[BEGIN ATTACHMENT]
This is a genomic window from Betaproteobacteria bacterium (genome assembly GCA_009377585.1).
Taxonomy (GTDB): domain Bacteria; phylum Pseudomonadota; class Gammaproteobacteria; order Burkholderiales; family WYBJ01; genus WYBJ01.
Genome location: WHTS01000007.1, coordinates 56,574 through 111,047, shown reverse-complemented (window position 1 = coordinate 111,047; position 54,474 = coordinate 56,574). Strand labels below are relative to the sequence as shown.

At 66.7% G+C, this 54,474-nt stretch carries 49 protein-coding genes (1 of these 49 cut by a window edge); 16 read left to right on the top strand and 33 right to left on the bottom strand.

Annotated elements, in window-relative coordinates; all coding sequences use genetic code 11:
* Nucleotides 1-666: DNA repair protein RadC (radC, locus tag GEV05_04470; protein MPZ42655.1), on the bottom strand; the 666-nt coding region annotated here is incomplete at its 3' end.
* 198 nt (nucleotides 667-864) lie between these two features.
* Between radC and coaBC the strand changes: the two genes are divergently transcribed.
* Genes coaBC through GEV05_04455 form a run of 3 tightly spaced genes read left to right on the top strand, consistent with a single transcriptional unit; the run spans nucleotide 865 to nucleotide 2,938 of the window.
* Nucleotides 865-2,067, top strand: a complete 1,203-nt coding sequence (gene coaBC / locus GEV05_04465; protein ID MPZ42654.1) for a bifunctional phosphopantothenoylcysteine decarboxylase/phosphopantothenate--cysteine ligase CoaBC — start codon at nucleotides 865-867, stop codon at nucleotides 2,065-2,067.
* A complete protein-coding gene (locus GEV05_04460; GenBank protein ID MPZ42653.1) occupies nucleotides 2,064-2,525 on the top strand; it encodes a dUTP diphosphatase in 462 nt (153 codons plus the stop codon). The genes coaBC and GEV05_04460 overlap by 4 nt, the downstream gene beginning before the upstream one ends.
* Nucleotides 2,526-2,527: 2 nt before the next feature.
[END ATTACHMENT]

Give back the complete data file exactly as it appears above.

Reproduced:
This is a genomic window from Betaproteobacteria bacterium (genome assembly GCA_009377585.1).
Taxonomy (GTDB): domain Bacteria; phylum Pseudomonadota; class Gammaproteobacteria; order Burkholderiales; family WYBJ01; genus WYBJ01.
Genome location: WHTS01000007.1, coordinates 56,574 through 111,047, shown reverse-complemented (window position 1 = coordinate 111,047; position 54,474 = coordinate 56,574). Strand labels below are relative to the sequence as shown.

At 66.7% G+C, this 54,474-nt stretch carries 49 protein-coding genes (1 of these 49 cut by a window edge); 16 read left to right on the top strand and 33 right to left on the bottom strand.

Annotated elements, in window-relative coordinates; all coding sequences use genetic code 11:
* Nucleotides 1-666: DNA repair protein RadC (radC, locus tag GEV05_04470; protein MPZ42655.1), on the bottom strand; the 666-nt coding region annotated here is incomplete at its 3' end.
* 198 nt (nucleotides 667-864) lie between these two features.
* Between radC and coaBC the strand changes: the two genes are divergently transcribed.
* Genes coaBC through GEV05_04455 form a run of 3 tightly spaced genes read left to right on the top strand, consistent with a single transcriptional unit; the run spans nucleotide 865 to nucleotide 2,938 of the window.
* Nucleotides 865-2,067, top strand: a complete 1,203-nt coding sequence (gene coaBC / locus GEV05_04465; protein ID MPZ42654.1) for a bifunctional phosphopantothenoylcysteine decarboxylase/phosphopantothenate--cysteine ligase CoaBC — start codon at nucleotides 865-867, stop codon at nucleotides 2,065-2,067.
* A complete protein-coding gene (locus GEV05_04460; GenBank protein ID MPZ42653.1) occupies nucleotides 2,064-2,525 on the top strand; it encodes a dUTP diphosphatase in 462 nt (153 codons plus the stop codon). The genes coaBC and GEV05_04460 overlap by 4 nt, the downstream gene beginning before the upstream one ends.
* Nucleotides 2,526-2,527: 2 nt before the next feature.